Over the years several colleagues including fellow pathologists and oncologists I have worked with, as well as myself have been critical of the Susan G. Komen for the Cure (formerly known as the Susan G. Komen Breast Cancer Foundation).
Speaking for myself I think it stems from the amount of funding put towards “breast cancer centers” that have cropped up in nearly every hospital in some capacity. There may be a “oncology department” that sees cancer patients and then there is a “breast cancer center”. So folks with leukemia, lymphoma or colon, lung or prostate cancer go to one area of the hospital while breast cancer patients go to another. Often times the waiting areas and exam rooms are modern, tranquil, well-appointed, even luxurious while the “other” waiting areas and clinical areas are reminiscent of typical clinic or physician office settings with older furniture, no overhead music, fountains, espresso machines or concierge services at check-in. A recent Facebook post I caught tripped me to thinking about this again.
Admittedly, I was wrong for being critical of the degree of leadership shown by this cancer organization. Having relatives that have passed from gastric and pancreatic cancers, it would have been nice to see their care afforded a similar level of appreciation for what is usually mundane and cold but it doesn’t make it wrong; there just hasn’t been a single person as influential as motivating another individual to make this kind of change occur.
According to Wikipedia, Komen has invested over $1.5 billion for research, education and health services, making it the largest breast cancer charity in the world. Today, Komen has more than 100,000 volunteers working in a network of 125 affiliates worldwide.
For the better part of the last century women’s health issues were largely ignored. That changed for breast cancer in 1982 when Komen’s younger sister, Nancy Goodman Brinker, founded the Susan G. Komen Breast Cancer Foundation in Komen’s memory. Susan Goodman Komen was born on October 31, 1947 and was diagnosed with breast cancer at the age of 30. She died three years later, in 1980. Komen’s younger sister felt that Susan’s outcome might have been better if patients knew more about cancer and its treatment, and remembering a promise to her sister that she would find a way to speed up breast cancer research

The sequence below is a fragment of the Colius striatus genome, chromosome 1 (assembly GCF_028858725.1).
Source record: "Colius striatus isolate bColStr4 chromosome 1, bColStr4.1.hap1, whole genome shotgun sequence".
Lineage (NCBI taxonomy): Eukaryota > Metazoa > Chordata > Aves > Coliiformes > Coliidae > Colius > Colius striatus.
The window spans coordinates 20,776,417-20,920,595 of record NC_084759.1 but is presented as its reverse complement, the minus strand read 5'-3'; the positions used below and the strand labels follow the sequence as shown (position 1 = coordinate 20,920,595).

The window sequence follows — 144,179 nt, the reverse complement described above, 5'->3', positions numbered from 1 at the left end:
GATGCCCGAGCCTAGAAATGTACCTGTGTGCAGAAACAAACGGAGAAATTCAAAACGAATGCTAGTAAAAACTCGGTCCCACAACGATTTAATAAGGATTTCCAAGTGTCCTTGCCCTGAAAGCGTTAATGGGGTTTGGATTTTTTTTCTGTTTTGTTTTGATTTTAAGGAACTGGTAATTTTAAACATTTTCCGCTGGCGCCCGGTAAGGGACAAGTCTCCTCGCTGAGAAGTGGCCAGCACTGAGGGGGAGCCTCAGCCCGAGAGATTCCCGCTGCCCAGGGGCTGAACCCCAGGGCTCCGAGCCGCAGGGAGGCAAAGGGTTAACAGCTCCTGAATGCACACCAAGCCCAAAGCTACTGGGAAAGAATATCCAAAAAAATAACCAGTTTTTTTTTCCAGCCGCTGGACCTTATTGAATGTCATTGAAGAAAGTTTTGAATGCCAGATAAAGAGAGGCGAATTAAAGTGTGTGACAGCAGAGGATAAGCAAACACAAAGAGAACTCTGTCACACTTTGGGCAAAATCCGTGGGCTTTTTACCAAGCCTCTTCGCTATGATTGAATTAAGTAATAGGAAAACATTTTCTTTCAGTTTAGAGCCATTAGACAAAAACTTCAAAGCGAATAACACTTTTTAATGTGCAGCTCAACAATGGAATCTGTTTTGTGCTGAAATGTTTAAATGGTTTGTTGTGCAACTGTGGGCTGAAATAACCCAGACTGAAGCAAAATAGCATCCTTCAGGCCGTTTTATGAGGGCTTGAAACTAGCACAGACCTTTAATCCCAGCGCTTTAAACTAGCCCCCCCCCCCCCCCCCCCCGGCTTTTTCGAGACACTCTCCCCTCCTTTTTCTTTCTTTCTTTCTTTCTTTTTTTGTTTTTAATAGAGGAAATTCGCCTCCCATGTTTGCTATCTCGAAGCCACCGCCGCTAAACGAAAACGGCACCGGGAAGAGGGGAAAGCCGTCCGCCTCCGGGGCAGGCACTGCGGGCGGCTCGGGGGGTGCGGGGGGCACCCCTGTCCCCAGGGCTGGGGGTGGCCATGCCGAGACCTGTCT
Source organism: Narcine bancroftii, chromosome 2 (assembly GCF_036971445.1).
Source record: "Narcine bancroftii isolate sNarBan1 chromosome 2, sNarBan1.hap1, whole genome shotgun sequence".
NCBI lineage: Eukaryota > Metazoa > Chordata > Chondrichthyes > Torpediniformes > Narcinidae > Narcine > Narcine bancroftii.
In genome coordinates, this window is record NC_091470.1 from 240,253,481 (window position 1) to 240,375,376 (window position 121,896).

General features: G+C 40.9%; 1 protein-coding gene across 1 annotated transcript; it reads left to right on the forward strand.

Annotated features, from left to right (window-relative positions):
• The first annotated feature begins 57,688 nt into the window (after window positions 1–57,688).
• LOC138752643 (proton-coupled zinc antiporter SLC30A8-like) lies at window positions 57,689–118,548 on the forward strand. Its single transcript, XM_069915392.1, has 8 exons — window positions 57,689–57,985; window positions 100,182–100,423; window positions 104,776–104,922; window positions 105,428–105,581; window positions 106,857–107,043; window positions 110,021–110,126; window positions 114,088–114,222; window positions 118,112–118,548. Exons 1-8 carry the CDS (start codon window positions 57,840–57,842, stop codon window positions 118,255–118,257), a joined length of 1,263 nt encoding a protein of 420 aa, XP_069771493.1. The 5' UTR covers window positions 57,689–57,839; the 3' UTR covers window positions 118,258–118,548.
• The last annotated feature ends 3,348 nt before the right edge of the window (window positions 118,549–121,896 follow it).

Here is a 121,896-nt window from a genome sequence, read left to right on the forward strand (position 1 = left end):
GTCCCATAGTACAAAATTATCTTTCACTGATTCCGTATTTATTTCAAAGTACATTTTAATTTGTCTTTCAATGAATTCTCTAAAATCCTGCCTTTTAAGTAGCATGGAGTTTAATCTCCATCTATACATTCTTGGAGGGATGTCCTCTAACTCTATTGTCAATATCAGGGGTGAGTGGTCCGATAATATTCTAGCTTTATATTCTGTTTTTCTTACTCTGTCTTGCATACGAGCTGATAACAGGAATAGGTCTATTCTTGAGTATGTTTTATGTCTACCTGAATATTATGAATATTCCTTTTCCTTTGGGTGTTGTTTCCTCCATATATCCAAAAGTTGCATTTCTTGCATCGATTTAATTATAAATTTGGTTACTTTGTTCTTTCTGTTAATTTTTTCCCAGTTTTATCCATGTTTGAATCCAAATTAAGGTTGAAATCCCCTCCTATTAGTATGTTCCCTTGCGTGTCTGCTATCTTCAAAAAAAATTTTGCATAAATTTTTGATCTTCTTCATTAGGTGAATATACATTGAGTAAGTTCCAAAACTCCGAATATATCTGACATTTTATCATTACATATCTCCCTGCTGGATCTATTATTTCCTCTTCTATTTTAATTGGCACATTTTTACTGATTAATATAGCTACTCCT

According to results of the Harris Interactive 2010 EquiTrend annual brand equity poll, Komen is one of the most trusted nonprofit organizations in America.
In recent years have been to baseball and football games where the leagues have supported their players wearing pink gloves and pink shoes and swinging pink bats. T-shirts and bumper stickers with slogans like “Think Pink” and “Save the Tatas” and “Imagine the World Without Cancer” are prevalent. Hard to go a weekend in my town without a walk or run in support of breast cancer.
A few weeks ago some former Mayo colleagues shaved their heads and beards after supporters met a challenge to raise $10000 in 2 weeks (video below).
Perhaps some day there will be a sister, brother, daughter, son, husband, wife or friend that will fight for their relative and spur similar interest in finding a cure for lung, stomach, pancreas, colon or prostate cancer.
Perhaps “Think Blue” or “Think Brown”. OK, need to think about this marketing a little bit but until cures are found perhaps more grassroots efforts will be spawned to battle these types of cancers and improve early detection and increase survival much like Nancy Goodman Brinker did for her sister.
Kudos to the organization and their efforts! You have inspired millions.
Category: Pathology News